Annotations and comments

Louise Hudson has posted 296 annotations/comments since 9 November 2013.

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About Saturday 23 July 1664

Louise Hudson  •  Link

JonTom Kittredge, though this may not help with the Maine pronunciation of Mt. Dessert, it's easy to know whether it's desert or dessert you want to spell. One s is for sand and two esses are for Strawberry Shortcake. Mount Dessert should be pronounced desSERT, but I can't speak for downeasters who talk funny, anyway. Just to make it more confusing one s desert is also pronounced DeSERT when it's a verb.

About Monday 18 July 1664

Louise Hudson  •  Link

"Here meeting his mayd Jane, that has lived with them so long, I talked with her, and sending her of an errand to Dr. Clerk’s, did meet her, and took her into a little alehouse in Brewers Yard, and there did sport with her, without any knowledge of her though, and a very pretty innocent girl she is."

Apparently any young girl was considered fair game to Pepys and his cohorts. I don't suppose there was anyone for a girl to complain to, especially one who was a "mayd." Men in those days must have assumed that they could do as they pleased with any young girl who was away from her family or a chaperone. A good number of them probably wound up pregnant and on the streets and the babies in foundling hospitals (if they were lucky). The sin was the mother's, of course. Oh, well. As long as the men could have their way with any girl they fancied, that's all that mattered.

About Tuesday 12 July 1664

Louise Hudson  •  Link

The monarch is the head of the Church of England and would have been in a position to choose a bible to be the authorized version. The Pope is the head of the Roman Catholic Church and the English monarch is the head of the Anglican Church. They make the rules.

About Friday 8 July 1664

Louise Hudson  •  Link

The stationers' monopoly was the beginning of UK copyright. They were called stationers because they left their stalls (barrows, really) out in the street all night but tethered them - they were stationary. The vowel change came later.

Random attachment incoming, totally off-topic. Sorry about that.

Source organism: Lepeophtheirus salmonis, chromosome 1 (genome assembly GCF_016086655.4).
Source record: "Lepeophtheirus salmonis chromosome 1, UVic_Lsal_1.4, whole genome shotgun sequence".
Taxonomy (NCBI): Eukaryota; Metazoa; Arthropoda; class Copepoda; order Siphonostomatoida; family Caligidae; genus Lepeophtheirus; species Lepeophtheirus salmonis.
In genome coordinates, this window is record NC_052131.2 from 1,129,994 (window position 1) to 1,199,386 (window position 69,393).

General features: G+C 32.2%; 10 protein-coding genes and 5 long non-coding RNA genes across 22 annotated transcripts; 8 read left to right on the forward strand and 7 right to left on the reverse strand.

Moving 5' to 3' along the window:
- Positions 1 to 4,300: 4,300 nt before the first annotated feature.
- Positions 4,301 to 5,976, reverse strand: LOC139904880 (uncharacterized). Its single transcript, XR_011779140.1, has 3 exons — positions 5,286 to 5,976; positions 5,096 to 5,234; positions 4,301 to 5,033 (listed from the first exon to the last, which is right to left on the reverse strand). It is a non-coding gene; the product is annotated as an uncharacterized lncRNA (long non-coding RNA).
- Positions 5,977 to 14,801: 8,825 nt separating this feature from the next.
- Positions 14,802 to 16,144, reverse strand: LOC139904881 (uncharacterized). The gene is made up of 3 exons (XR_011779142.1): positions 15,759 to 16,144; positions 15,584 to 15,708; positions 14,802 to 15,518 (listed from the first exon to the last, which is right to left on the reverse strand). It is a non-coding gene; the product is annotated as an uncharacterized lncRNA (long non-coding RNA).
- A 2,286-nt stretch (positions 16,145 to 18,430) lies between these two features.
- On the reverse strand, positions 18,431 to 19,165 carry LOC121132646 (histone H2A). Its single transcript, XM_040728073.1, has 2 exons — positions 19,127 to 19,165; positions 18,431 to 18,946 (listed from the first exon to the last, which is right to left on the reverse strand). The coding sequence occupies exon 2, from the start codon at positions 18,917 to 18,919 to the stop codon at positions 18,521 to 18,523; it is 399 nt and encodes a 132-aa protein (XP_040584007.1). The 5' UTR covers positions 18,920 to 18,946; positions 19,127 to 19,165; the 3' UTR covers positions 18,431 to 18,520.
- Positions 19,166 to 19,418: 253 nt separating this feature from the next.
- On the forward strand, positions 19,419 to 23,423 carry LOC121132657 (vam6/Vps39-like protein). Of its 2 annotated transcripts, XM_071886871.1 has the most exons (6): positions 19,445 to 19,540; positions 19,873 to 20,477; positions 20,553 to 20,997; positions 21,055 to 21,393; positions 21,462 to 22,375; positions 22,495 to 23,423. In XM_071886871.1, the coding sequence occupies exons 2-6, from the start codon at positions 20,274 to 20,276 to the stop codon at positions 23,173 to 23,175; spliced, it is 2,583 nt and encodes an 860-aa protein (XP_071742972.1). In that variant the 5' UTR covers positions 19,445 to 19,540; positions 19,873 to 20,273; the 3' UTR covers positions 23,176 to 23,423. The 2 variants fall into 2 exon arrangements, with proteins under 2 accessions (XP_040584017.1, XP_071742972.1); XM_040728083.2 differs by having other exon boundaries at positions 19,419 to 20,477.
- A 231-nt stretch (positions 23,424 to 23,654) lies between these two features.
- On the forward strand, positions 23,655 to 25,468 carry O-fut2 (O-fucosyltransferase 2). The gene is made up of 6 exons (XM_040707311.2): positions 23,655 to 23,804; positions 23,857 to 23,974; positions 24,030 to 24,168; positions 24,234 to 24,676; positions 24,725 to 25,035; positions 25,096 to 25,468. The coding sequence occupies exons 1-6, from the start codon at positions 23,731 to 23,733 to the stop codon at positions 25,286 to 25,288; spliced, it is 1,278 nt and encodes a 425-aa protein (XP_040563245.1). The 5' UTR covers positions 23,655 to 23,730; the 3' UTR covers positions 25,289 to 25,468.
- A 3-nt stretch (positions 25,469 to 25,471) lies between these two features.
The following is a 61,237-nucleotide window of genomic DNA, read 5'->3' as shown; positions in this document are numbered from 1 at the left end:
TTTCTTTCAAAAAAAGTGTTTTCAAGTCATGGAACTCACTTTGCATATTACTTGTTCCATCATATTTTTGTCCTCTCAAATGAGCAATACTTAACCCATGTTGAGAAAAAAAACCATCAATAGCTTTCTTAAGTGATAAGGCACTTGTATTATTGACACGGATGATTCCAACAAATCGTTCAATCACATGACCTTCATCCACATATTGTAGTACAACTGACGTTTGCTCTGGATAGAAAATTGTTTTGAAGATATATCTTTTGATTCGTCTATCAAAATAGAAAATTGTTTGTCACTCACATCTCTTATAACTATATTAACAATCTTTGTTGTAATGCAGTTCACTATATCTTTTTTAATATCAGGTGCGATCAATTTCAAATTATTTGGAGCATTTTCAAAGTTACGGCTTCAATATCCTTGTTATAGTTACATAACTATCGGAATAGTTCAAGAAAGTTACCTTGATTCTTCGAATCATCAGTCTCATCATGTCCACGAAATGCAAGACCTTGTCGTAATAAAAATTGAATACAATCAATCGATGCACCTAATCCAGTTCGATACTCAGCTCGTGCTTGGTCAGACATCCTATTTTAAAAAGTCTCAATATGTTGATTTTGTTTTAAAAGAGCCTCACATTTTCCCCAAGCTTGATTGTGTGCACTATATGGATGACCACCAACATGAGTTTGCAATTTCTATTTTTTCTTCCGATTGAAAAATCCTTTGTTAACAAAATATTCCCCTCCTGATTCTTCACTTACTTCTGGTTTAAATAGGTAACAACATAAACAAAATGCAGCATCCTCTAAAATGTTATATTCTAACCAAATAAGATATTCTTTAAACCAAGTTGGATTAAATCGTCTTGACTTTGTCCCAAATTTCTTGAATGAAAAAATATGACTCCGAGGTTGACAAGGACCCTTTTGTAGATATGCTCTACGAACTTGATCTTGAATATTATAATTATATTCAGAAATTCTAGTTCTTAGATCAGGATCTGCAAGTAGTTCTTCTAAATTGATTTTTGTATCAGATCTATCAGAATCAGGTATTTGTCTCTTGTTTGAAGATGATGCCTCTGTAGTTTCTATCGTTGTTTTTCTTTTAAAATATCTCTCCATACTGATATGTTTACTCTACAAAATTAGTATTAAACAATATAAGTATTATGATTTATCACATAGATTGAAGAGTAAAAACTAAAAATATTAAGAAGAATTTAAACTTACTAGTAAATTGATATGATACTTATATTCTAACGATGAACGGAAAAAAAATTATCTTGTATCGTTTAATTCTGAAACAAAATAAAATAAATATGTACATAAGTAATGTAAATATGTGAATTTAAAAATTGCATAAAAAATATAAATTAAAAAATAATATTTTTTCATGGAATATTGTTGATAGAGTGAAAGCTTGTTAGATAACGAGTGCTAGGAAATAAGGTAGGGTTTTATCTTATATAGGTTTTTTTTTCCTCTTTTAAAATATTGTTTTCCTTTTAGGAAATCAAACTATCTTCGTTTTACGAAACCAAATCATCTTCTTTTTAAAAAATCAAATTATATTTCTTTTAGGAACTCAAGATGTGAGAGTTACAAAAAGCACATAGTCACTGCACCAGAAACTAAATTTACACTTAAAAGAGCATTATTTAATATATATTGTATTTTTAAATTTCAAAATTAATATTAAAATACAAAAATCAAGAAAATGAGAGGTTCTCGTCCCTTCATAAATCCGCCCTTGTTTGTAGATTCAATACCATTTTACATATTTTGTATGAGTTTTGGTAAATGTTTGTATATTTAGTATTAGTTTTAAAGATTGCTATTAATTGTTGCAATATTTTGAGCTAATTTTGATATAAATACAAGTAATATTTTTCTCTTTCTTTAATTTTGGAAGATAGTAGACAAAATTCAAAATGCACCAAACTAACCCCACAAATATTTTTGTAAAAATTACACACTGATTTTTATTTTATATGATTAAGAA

About Monday 4 July 1664

Louise Hudson  •  Link

Apparently Liz (and most wives of the time) never had any money of her own and every penny Liz spent belonged to Sam and was controlled by Sam. Wives had no say. She wouldn't even get a household or clothing "allowance." Sam would have had apoplexy at the thought of sharing income and assets as most young couples do today. What a difference few hundred years makes! A wife in London in 1664, by today's standards, was treated like a child, at best, or more amongbthe lower classes, as a slave or servant. She wasn't to own or spend a penny without the "master's" permission. No wonder it's been such a long, hard struggle for women from either side of the Atlantic to get any rights at all

On another subject, there is apparently no such thing as ill-gotten gains in England.

About Friday 1 July 1664

Louise Hudson  •  Link

"Take of ye Rootes of Marsh-Mallows foure ounces, of Cumfry, of Liquorish, of each two ounces, of ye Mowers of St. John’s Wort two Handsfull, of ye Leaves of Plantan, of Alehoofe, of each three handfulls, of Selfeheale, of Red Roses, of each one Handfull, of Cynament, of Nutmegg, of each halfe an ounce. . . . " etc.

I sincerly hope the "alternative medicine" types of 2017 don't get hold of this concoction. They'd patent it and sell it over the Internet to cure whatever ails you.

About Tuesday 28 June 1664

Louise Hudson  •  Link

"he do complain of his wife most cruel as the most troublesome woman in the world, and how she will have her will, saying she brought him a portion and God knows what. By which, with many instances more, I perceive they do live a sad life together."

Yes, she brought some money or goods to the marriage and now wants some control over how it's used. "Cruel and troublesome" indeed.

About Monday 30 May 1664

Louise Hudson  •  Link

So Sam may be a Cockney, though perhaos one must one be BORN within the sound of Bow Bells? He was born in Salisbuty Court, Fleet Street. Do you know, Jon, if Bow bells be heard there? In any case Pepys would probably not admit to it, Cockneys being working class. He would have thought better of himself.